The 40mm is bulky lens for it’s focal length and aperture, but this is because Zeiss want to keep the line looking consistent in look and size. All the lenses bar the 18mm taking a 67mm filter thread. There’s also room needed for the in-built image stabilisation. While I do like the matching look of the series I have had to put a label on top of each of my camera bodies for either 40 or 25 so I know at glance which lens is which.

The size isn’t an issue however as this lens is so light. At just 361g it’s around half the weight of the Sony 35mm f/1.4 which weighs 630g. Carrying this around all day at a wedding is a breeze. The lens hood is a bit of a beast, but I never use the lens hood unless it’s pouring with rain.

OLED display while in Manual Focus

Turns on when the camera is in Manual Focus mode

OLED

OLED

The OLED is a lens feature unique to the Batis range. A digital display on the top of the lens showing both the focal distance and depth of field. On when the lens is used in manual mode it’s not something I’ve used on the 40mm, but on the 18mm it’s great for zone focusing on the dance floor.

Auto focus

On purchase this was the one big let down of the lens. AF was sluggish and the lens could hunt a bit in low light and back-lit situations. It was bad enough that I would miss shots and that’s not something I am used to using Sony a9 camera bodies. However, Zeiss were onto this and in March of this year released a firmware update to fix the issue. Even after the update it can still be slow in bad light, but it’s improved from what it was out of the box and is by no means unusable. In good to middling light the AF is perfect for all practical uses and blows away my sluggish Samyang 50mm 1.4 (which is still poor even after a firmware update). It’s maybe not quite up to sport or wildlife, but no one buys a 40mm lens for those uses anyway. The lens is also fully compatible with Sony’s wonderful Eye-AF feature. If you buy this lens make sure the firmware is up to date.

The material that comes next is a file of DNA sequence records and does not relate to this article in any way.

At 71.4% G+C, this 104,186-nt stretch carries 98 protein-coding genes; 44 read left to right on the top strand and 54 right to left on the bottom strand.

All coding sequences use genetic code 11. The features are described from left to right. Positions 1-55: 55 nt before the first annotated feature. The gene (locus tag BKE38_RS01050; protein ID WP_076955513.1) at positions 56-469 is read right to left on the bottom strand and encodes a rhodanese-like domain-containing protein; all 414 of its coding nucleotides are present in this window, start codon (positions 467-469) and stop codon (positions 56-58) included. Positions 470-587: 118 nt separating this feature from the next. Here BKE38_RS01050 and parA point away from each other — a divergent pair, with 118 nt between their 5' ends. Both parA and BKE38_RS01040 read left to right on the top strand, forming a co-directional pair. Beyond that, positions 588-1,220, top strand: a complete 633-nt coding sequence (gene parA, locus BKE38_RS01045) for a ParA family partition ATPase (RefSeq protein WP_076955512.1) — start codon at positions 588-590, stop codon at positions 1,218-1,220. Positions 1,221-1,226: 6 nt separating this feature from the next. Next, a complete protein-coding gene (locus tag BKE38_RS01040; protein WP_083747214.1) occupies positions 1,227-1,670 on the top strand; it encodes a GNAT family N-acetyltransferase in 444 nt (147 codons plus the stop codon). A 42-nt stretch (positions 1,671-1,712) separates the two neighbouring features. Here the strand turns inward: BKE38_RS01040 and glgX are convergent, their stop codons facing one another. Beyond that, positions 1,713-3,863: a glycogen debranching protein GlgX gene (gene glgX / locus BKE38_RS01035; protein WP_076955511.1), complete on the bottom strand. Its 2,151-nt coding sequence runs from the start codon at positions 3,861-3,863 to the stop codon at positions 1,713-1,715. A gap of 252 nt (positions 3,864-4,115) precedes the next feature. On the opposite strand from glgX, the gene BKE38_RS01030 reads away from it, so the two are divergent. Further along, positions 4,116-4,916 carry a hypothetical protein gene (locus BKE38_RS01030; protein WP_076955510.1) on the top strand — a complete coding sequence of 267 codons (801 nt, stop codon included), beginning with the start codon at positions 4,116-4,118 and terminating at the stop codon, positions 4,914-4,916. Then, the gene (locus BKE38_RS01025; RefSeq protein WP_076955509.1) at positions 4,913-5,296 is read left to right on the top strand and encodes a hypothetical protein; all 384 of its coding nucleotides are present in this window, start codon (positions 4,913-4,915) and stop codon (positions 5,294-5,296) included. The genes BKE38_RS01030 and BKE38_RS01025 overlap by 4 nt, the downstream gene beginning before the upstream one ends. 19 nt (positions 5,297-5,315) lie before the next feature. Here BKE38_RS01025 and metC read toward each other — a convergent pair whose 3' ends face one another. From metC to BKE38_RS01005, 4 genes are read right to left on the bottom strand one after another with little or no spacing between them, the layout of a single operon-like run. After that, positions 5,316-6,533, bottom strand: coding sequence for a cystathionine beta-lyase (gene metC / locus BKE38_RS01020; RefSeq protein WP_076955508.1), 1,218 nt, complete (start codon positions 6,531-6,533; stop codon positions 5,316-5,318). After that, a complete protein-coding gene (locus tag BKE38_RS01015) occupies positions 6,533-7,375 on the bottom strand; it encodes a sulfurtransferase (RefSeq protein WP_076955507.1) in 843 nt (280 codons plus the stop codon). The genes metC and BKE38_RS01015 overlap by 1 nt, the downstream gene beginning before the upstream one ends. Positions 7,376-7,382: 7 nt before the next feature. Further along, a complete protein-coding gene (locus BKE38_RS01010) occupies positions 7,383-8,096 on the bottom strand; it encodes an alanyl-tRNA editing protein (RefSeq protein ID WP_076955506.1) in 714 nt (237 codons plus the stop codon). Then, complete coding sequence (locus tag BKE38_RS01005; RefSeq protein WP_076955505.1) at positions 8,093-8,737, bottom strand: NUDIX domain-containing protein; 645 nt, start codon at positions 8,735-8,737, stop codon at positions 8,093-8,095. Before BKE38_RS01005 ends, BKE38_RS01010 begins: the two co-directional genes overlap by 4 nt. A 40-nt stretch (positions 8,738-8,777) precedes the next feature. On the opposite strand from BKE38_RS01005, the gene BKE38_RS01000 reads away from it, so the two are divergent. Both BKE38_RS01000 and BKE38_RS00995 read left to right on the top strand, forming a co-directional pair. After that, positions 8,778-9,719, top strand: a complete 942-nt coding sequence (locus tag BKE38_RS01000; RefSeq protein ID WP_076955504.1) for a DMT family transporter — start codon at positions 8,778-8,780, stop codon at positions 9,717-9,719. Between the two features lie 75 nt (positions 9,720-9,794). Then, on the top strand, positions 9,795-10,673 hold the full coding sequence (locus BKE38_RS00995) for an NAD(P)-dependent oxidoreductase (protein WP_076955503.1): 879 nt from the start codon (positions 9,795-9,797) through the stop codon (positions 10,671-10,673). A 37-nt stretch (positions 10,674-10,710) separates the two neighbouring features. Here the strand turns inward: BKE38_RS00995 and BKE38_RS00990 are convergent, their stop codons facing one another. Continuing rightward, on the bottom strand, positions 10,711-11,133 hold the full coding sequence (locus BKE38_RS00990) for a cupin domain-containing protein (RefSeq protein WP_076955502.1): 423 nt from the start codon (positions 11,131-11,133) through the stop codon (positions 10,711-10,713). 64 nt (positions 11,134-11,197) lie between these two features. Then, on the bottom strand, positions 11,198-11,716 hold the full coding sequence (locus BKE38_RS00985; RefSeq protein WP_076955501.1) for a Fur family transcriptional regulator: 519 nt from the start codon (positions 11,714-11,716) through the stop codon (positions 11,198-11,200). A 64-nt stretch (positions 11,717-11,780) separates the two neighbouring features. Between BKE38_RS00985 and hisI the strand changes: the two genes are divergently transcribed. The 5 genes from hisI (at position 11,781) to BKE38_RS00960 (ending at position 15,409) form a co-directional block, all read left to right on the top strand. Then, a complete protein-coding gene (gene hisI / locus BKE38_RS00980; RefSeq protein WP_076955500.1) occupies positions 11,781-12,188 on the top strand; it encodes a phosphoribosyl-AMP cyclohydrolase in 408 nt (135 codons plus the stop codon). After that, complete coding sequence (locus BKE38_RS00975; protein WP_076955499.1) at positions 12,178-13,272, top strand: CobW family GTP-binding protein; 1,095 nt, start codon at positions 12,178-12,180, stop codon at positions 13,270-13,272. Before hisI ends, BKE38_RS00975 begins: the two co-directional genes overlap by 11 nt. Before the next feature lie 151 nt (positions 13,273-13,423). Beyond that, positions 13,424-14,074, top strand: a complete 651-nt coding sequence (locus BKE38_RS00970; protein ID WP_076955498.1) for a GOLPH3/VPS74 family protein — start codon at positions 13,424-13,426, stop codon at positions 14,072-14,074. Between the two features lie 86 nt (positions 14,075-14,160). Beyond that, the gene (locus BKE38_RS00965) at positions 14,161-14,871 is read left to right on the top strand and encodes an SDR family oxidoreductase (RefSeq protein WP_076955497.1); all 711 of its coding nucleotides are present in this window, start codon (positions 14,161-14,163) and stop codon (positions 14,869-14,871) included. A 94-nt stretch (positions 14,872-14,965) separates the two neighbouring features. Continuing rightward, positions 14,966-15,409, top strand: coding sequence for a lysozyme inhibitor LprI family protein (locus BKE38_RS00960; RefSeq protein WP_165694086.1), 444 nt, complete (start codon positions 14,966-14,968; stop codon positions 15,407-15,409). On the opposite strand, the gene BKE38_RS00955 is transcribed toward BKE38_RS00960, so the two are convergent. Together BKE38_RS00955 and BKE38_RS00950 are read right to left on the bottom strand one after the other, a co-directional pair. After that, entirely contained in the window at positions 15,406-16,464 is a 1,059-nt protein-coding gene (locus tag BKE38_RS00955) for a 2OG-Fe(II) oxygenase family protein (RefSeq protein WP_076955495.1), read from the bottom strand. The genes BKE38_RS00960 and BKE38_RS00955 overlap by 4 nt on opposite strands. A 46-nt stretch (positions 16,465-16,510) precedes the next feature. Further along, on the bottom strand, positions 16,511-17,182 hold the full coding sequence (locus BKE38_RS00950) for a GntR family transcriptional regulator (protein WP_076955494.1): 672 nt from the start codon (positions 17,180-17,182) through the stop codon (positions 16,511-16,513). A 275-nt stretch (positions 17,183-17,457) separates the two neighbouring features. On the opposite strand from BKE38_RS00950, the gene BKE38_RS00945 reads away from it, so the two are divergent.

Image Quality

In short: excellent. The 40mm is sharp and continues with the strong contrast and saturation look of the other Zeiss lenses. Contrast does seems even stronger on the Batis range which I love and suits my editing style.

DISTORTION, Flare & VIGNETTING

The Batis range has very little distortion and the 40mm is no different. Any correction needed in lightroom is minimal. Vignetting is also minimal. So much so in fact I like to add more in. The Zeiss’ T* coating does a good job of reducing flare and ghosting.

Three way switch to choose focus distance range

Close focus

CLOSE FOCUS

The 40mm differs from the rest of the Batis range with the ability to focus very close, hence the CF in the lens name. The shortest focus distance is 24cm from the sensor. The maximum magnification factor is 1:3.3. Not a true macro lens, but useful if you only need to occasionally focus close up. This isn’t a feature I’ve used much as i’m not one to take staged detail shots of rings, etc on a wedding day but it’s useful to know it’s there.

Price

At around £1000 the 40mm is an expensive option. There are cheaper lenses in the E-Mount system like the 55mm f/1.8 which comes in a relatively cheap £700 considering it’s rated one of the sharpest lenses ever made. The Sony 35mm f/2.8 retails around £650 which also boasts a Zeiss badge and is an excellent lens. For me it’s worth the cost, but it does seem the Batis range comes at a premium.


Below are some images I’ve taken with the Zeiss Batis 40mm f/2 CF since October 2018 at 19 weddings. At the end there are a couple of images to show bokeh and the close focus feature.

 

Something is show the Bokeh at f/2

 
 
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Close focus 1:3.3 at 24cm (f/5)

Model: Monty